Announcement

Collapse
No announcement yet.

What are the best drill bits

Collapse
X
  • Filter
  • Time
  • Show
Clear All
new posts

  • jcb
    started a topic What are the best drill bits

    What are the best drill bits

    What drill bits are best to get if you are drilling metal ? I've seen Titanium, Zirconium Nitride, Cobalt, H.S.S. Some indicate "high speed", some are coated with the above metals only. I do know that some are much more expensive and stay sharp longer than others but I have no idea what type they are. Is price the only deciding factor ?

    JCB

  • Crepe Myrtle Farmer
    replied
    We have 1000s of bits here in the barns, shop --- picked up an old Darex "factory / industrial" drill sharpener from a company auction and probably won't need to buy bits ever again.

    Leave a comment:


  • shootist2
    replied
    If you are hand drilling, use air drills. They don't develope full torque at near zero rpm like an electric motor. I use 1/8 double ended split point 135 degree bits for almost all of my piloting. Over the 40+ years I've learned to put my full 200 lbs on them and not break them. I also use 3/16 and 1/4 s in the same drills. The cobalt bit sets are much harder than titanium coated, just not as tough. A drill doctor, cutting fluid and enough pressure for your bit size to keep it curling metal will keep you on a set of bits for a lot of years. I don't usually pilot with a resharpened bit, they will walk a tad in most cases. Heat kills! Keep the pressure high and the speed down. And I totally agree on the tap magic.
    Last edited by shootist2; 10-05-2017, 02:32 AM.

    Leave a comment:


  • harlyalice
    replied
    Helpful thread.

    Leave a comment:


  • Architect-1
    replied
    Tap magic

    I have had the same set of bits for years. Drill doctor to sharpen and the best cutting fluid around. Tap magic. American company!

    Leave a comment:


  • justracn15
    replied
    The drill itself isn't the most important part. Knowing how to keep them sharp and how to use them properly is the trick!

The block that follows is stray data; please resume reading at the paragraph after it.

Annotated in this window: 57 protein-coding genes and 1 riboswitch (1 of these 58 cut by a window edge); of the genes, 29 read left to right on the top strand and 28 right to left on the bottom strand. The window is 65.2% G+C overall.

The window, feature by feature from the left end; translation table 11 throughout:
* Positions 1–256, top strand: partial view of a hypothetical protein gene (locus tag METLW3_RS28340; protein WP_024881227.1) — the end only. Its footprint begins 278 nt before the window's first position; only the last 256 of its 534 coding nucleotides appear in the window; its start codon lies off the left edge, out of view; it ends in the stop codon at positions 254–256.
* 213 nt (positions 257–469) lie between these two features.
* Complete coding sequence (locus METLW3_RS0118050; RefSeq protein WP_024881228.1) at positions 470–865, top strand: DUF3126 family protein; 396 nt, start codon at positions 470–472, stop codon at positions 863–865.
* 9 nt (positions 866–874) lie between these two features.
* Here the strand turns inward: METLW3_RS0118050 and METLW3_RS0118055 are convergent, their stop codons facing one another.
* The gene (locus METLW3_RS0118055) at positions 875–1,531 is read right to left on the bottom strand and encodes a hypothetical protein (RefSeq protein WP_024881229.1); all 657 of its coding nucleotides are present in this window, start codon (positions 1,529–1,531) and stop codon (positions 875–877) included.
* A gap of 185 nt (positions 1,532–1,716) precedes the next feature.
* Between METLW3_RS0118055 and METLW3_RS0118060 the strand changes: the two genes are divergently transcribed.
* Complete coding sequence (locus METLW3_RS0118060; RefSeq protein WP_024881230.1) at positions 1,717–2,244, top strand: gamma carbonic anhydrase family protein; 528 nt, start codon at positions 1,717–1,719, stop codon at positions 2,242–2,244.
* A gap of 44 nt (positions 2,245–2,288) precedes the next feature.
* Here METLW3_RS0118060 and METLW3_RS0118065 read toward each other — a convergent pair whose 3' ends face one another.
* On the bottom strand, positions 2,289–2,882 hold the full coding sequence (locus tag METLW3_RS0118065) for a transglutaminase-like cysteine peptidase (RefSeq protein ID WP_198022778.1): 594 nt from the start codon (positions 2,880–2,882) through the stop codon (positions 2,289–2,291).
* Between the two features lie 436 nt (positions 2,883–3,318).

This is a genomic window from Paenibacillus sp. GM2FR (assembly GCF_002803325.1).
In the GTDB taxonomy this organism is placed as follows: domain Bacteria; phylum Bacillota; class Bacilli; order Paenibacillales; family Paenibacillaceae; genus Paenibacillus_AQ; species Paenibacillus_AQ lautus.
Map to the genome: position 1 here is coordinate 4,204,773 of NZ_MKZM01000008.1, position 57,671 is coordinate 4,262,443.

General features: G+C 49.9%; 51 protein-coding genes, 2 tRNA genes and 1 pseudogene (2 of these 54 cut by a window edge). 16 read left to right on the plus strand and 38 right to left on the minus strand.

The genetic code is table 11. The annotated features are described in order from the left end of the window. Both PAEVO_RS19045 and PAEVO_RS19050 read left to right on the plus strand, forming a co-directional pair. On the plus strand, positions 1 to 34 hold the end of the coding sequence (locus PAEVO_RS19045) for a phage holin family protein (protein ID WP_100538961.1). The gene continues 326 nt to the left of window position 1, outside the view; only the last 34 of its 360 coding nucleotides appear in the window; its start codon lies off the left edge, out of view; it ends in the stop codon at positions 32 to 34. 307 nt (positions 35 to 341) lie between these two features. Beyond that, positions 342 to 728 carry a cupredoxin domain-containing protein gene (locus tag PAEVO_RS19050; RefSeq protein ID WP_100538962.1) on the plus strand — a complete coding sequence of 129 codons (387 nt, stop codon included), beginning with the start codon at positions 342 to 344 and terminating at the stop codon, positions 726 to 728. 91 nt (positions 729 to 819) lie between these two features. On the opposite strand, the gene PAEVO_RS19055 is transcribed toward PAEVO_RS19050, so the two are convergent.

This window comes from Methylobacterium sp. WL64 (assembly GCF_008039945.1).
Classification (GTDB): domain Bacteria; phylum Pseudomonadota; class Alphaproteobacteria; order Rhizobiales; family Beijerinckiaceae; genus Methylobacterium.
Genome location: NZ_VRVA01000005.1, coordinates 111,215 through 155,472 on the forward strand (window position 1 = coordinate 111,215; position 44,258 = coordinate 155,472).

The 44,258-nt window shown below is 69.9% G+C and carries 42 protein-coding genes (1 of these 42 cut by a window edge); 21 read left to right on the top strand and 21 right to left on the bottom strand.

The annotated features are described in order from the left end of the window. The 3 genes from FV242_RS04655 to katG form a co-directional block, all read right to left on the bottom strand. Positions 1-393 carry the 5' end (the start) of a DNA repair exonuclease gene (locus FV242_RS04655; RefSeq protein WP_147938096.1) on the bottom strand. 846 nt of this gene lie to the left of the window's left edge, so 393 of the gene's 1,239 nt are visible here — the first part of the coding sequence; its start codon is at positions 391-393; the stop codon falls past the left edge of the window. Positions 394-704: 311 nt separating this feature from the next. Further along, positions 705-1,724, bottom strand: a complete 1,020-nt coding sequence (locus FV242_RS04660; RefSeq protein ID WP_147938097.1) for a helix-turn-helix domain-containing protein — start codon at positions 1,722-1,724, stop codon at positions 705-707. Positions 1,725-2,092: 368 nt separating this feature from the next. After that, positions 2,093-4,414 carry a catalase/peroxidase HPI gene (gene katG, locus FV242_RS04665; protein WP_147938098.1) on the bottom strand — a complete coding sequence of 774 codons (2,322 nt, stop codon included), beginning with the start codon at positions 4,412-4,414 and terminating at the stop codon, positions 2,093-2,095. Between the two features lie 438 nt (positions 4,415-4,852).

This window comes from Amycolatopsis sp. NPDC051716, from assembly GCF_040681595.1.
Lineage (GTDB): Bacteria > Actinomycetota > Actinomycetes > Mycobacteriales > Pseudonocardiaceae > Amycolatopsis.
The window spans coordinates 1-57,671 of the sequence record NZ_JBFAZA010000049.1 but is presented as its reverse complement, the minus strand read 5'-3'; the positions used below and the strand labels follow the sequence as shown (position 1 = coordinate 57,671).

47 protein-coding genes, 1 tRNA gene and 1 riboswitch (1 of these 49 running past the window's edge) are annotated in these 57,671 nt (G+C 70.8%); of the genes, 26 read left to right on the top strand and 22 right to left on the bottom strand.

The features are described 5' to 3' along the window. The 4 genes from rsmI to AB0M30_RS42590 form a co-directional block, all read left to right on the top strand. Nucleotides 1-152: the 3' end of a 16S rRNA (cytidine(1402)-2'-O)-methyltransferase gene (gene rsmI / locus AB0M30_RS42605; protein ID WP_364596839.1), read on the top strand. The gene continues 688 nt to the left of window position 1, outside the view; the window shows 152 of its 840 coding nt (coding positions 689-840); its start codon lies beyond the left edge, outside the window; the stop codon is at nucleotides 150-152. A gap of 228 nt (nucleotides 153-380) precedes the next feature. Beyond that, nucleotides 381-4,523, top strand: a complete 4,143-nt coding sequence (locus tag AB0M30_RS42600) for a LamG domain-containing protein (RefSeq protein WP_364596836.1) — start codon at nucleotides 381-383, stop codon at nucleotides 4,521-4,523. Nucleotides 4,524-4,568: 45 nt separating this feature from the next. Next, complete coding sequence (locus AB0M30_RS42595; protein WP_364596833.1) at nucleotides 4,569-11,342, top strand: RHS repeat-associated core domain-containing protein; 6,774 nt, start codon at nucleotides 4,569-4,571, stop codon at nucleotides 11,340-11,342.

Leave a comment:


  • tommy2069
    replied
    I still am using a set of kobalt bits I bought 5 years ago.the day I bought them I also bought a drill bit dr bit sharpener .I paid 50.00 for the sharpener and sinse then it has paid for itself 100 times over.

    Leave a comment:


  • jenfour6
    replied
    Originally posted by jcb View Post
    What drill bits are best to get if you are drilling metal ? I've seen Titanium, Zirconium Nitride, Cobalt, H.S.S. Some indicate "high speed", some are coated with the above metals only. I do know that some are much more expensive and stay sharp longer than others but I have no idea what type they are. Is price the only deciding factor ?

    JCB
    Carbide-tipped bits are generally the most expensive but they are supposed to stay sharper the longest, more so than the titanium H.S.S and the others.

    Leave a comment:


  • @cvmechanical
    replied
    What are the best drill bits

    I use the Walter SST bits, they're the best bits I've used in my 28 years.

    Leave a comment:


  • cognoscentik9
    replied
    RAPID TAP is my cutting fluid of choice!

    Leave a comment:


  • GB2
    replied
    I have a set of Bad Dog Bits, which are like nothing else and are guaranteed for life. Watch how they work:

    https://baddogtools.com/Bad-Dog-Drill-Bits.html

    I also have the Bad Dog Biter tool, which works great for what it does. I must say I don't use it very often but when I need it there is nothing else like it.

    Leave a comment:


  • jdj90
    replied
    We use nothing but Milwaukee bits in the shop. They are great but it really sucks if you break one because they aren't cheap.

    Leave a comment:


  • AKweldshop
    replied
    turbomax

    those turbomax bits cut like butter in soft mild steel

    Leave a comment:


  • Lockman1
    replied
    The most use full video I have seen is "The ultimate guide to drill bits" on You Tube. It covers all drill bits from HSS, Cobalt, and Carbide.

    Leave a comment:


  • jcb
    replied
    Thanks for all your advice. I went to my shop and sharpened my bits instead of getting new ones. I was careful with the angle using a stationary belt sander with a fine grit. I slowed the speed down on my drill press and cut through a piece of 1/2 '' steel like nothing with a 1/4 '' bit.. A bit that I had baught in 1992 and until today would have barely gone through wood.

    Thanks again ....JC

    Leave a comment:

Working...
X